BEp = -3.7 mEq/L
      20
      0
      Cations
      Anions
    • Standard State Acid Base Status
      [Alb-] = 0 mg/dL
      160
      K+ Ca++ Mg++
      140
      A-= - 2.7
      SID = +39
      Buffer Base = -39
      120
      HCO3-= - 36.3
      mEq/L
      100
      80
      Cl- = -106
      Na+ = 142
      60
      pH = 7.571
      PCO2 = 40 mm Hg
      BEp = 13 mEq/L
      SBE = 13 mEq/L
      ANG = 1
      40
      20
      0
      Cations
      Anions
    • Fencl V, Rossing TH. Ann Rev Med 1989; 40:17-29
    • Hyperchloremic Acidosis [Alb-] = 4.4 gm/dL
      160
      K+ Ca++ Mg++
      140
      Alb- + PI= - 13.2
      SID = +29
      Buffer Base = -29
      120
      HCO3-= - 15.8
      mmol/L
      100
      80
      ( 10)
      Cl- = -115
      Na+ = 142
      60
      40
      pH = 7.208
      PCO2 = 40 mm Hg
      BEp = -10 mEq/L
      20
      0
      Cations
      Anions
    • Hyperchloremic strong ion acidosis with concurrent hypoalbuminemic alkalosis ([albumin] = 2g/dL)
      160
      A- = - 7.8
      K+ Ca++ Mg++
      140
      Buffer Base = -29
      SID = +29
      HCO3= - 21.2
      120
      100
      mEq/L
      80
      ( 10)
      Cl- = -116
      Na+ = 142
      60
      pH = 7.338
      PCO2 = 40 mm Hg
      SBE = - 4 mEq/L
      ANG = 6 mEq/L
      Adj. ANG = 12 mEq/L
      SIG = 5 mEq/L
      40
      20
      0
      Cations
      Anions
    • Hypoalbuminemic Alkalosis
      BB = -29
      BB = -29
      HCO3- = -21.2 mEq/L
      HCO3- = -15.8mEq/L
      Albumin
      4.4 g/dL
      Charge = -13.2 mEq/L
      Charge =
      -7.8 mEq/L
      Albumin
      2.0 g/dL
      H+ +HCO3- H2CO3 CO2 +H2O
    • Hypoalbuminemia- an adaptive response
      Hypoalbuminemia independent risk factor
      Beneficial by restoring pH towards normal
      SBE = -10 mmol/L(Lactate = 10 mmol/L)
      • [Albumin-] = 4.4 g/dL, pH = 7.20
      • 2.2 g/dL, pH = 7.33
      • 1.1 g/dL, pH = 7.38
      J Appl Physiol 1986; 61: 2260-2265
    • J Appl Physiol 1986; 61: 2260-2265
    • Hypoalbuminemia pervasive in acute illness and surgery
      Hypoalbuminemic alkalosis exists to some extent in all critically ill patients
      Hypoalbuminemia corrects pH towards standard state in acute illness
      Am J Respir Crit Care Med 2000; 162: 2246-2251
    • Etiology of Metabolic Acid-Base Disturbances
      Changes in Strong Ion Difference
      Increased = Metabolic Alkalosis
      Excess of plasma cations
      Reduced = Metabolic Acidosis
      Excess of plasma anions
      Water deficit/excess:
      Hypernatremia = Alkalosis (Cation Excess)
      Hyponatremia = Acidosis (Cation Deficient)
      Cation/Anion Imbalance
      Hypochloremia = alkalosis (Anion Deficient)
      Hyperchloremia = acidosis (Anion Excess)
      Organic Acids (lactate, Ketones…) = acidosis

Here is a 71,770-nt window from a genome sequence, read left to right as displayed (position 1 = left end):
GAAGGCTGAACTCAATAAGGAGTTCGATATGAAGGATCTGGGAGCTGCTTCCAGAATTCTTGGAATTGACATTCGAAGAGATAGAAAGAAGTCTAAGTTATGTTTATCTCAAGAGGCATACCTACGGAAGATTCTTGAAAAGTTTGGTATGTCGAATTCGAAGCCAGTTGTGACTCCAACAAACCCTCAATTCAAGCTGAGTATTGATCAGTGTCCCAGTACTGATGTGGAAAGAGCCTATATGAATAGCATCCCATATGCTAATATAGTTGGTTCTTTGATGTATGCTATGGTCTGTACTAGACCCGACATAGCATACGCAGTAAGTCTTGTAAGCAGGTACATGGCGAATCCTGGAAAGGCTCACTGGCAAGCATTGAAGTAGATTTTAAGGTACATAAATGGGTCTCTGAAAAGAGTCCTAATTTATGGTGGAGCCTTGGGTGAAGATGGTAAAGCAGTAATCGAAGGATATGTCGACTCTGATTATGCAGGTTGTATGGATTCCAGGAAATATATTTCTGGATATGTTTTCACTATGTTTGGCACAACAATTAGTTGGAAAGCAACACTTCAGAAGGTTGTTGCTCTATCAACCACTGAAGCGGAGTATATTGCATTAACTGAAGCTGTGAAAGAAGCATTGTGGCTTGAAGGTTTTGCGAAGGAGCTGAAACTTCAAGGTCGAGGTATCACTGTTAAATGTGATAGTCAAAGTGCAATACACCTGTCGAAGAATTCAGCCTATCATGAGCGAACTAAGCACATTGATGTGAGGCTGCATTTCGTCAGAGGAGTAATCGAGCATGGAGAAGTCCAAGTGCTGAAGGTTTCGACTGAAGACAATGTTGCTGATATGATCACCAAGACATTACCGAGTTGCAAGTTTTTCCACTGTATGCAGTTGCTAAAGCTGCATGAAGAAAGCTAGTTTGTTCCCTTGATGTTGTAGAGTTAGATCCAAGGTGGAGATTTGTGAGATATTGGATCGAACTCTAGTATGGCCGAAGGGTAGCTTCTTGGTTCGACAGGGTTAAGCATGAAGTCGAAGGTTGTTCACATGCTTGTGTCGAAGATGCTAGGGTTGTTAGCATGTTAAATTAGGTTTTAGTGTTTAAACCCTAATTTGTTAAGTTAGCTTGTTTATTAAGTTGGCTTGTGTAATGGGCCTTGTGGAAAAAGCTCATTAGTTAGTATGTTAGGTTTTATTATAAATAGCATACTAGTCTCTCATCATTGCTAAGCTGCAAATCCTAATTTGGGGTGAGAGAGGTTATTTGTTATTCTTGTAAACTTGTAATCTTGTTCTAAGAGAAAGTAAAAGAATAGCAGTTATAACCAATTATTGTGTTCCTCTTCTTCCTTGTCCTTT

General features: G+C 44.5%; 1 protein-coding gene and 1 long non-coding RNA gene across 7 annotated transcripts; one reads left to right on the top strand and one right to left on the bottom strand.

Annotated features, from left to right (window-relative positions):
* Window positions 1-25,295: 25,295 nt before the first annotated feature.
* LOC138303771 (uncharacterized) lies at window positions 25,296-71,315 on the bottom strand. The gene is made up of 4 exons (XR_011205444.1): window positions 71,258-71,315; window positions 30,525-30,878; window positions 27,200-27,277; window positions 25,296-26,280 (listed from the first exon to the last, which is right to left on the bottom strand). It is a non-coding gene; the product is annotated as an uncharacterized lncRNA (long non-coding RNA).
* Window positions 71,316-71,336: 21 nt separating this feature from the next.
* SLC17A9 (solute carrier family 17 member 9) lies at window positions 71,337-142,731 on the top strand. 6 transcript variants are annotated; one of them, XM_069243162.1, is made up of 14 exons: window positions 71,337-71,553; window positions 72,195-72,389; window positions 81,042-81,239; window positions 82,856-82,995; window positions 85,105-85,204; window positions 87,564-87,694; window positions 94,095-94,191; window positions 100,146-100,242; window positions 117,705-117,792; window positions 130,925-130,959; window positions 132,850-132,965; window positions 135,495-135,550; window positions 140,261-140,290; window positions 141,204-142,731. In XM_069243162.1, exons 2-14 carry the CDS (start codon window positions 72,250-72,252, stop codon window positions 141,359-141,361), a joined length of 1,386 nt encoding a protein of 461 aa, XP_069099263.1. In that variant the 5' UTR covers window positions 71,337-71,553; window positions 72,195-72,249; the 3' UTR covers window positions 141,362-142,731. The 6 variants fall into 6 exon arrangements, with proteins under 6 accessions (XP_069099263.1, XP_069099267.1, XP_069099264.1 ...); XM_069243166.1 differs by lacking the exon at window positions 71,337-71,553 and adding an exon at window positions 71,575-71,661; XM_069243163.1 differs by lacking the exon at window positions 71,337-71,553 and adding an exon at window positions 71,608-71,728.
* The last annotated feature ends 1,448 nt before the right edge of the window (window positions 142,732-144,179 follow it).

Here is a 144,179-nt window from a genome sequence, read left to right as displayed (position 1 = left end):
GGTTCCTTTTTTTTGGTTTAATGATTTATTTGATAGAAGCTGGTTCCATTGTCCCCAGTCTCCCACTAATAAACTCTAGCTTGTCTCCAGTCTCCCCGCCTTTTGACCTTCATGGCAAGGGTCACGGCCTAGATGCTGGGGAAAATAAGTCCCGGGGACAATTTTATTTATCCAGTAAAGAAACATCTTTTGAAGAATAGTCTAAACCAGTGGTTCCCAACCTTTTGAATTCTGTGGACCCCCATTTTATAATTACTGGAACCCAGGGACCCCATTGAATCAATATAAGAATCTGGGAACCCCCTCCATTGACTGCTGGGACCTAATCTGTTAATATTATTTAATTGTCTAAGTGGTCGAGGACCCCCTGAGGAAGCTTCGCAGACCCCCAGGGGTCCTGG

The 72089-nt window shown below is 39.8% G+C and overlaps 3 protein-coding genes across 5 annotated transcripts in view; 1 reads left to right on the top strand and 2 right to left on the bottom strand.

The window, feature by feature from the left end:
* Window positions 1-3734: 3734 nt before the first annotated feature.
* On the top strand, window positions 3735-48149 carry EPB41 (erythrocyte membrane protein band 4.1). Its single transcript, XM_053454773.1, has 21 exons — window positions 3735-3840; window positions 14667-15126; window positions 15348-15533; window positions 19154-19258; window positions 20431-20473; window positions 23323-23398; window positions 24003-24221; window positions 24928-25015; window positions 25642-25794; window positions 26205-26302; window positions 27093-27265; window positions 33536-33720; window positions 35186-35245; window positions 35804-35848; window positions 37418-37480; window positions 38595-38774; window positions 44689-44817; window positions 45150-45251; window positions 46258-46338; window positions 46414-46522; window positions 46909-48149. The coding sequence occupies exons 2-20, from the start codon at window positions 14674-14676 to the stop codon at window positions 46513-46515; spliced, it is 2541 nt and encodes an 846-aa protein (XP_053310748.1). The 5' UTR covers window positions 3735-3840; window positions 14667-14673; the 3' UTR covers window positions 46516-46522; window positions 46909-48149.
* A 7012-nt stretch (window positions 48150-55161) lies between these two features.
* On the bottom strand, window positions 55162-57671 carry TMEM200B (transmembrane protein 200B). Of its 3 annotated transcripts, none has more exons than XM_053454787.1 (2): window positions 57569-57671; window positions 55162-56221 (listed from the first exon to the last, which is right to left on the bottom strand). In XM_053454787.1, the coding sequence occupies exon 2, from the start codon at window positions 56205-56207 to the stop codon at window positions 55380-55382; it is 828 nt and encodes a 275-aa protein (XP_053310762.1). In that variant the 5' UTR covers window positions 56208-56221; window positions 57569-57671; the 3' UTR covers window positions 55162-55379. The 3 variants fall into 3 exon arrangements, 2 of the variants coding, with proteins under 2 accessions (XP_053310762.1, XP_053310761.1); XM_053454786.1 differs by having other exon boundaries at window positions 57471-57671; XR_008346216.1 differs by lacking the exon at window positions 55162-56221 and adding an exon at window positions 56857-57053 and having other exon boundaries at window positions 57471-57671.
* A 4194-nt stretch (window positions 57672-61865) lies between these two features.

Anion Excess
      Abnormal concentrations of plasma weak acids
      Independent determinants of pH
      Hypoalbuminemia = metabolic alkalosis
      Hyperalbuminemia = metabolic acidosis
      Hyperphosphatemia = metabolic acidosis
      *Summarizes Acid-Base Status Circa 1982
    • Am J Respir Crit Care Med Vol 162. pp 2246–2251, 2000
    • Anion Gap (1977)
      Law of electrical neutrality
      Discrepancy between cations and anions virtual
      Na+ + K+ = Cl- + HCO3- + XA-
      (Na+ + K+ - Cl- - HCO3)  16
      Facilitates differential diagnosis (easy to compute)
      Normal ANG entirely accounted for by [albumin] + PI
      ANG = 2.8*Albumin + 0.5 *PI
      Very Unreliable in critical illness
      Hypoalbuminemia
      pH changes
      Gibbs Donnan Effect
      Oh MS & Carroll HJ. The Anion Gap. NEJM 1977; 297: 814-817.
    • Anion Gap
      XA-= Unmeasured Anions:
      Cyanide
      Glycols
      Iron
      Isoniazid
      Ketoacids
      Krebs Cycle
      Lactate
      Methanol
      Paraldehyde
      Toluene
      Salicylate
      Uremia
      160
      XA-
      K+ = 4
      140
      ANG
      A- = -14.4
      120
      HCO3= -24.6
      100
      mEq/L
      80
      Na+= 142
      Cl- = -105
      60
      pH = 7.40
      PCO2 = 40 mm Hg
      SBE = 0 mEq/L
      ANG = 12 mEq/L
      SIG = 5 mEq/L
      40
      20
      0
      Cations
      Anions
    • 68 yo male UGI Bleed
      Na =132, K = 4, Cl = 98, HCO3 = 22
      Lactate = 4.5, Alb = 2.8
      ANG = Na + K – Cl – HCO3 = 16 (“normal”)
      ANG(c) = 16 + 2.8(4.4 - 2.8) = 20.5 (abnormal)
      WHY?
      Adding back lost charge from hypoalbuminemia
      Anion gap and hypoalbuminemia. Crit Care Med. 1998 Nov;26(11):1807–1810
    • Anion Gap = ( Na+ + K+ – Cl- – HCO3-)
      Fencl V, Rossing TH. Ann Rev Med 1989; 40:17-29
    • Anion Gap = ( Na+ + K+ – Cl- – HCO3-)
    • Strong Ion Gap
      Unmeasured Anions of Critical Illness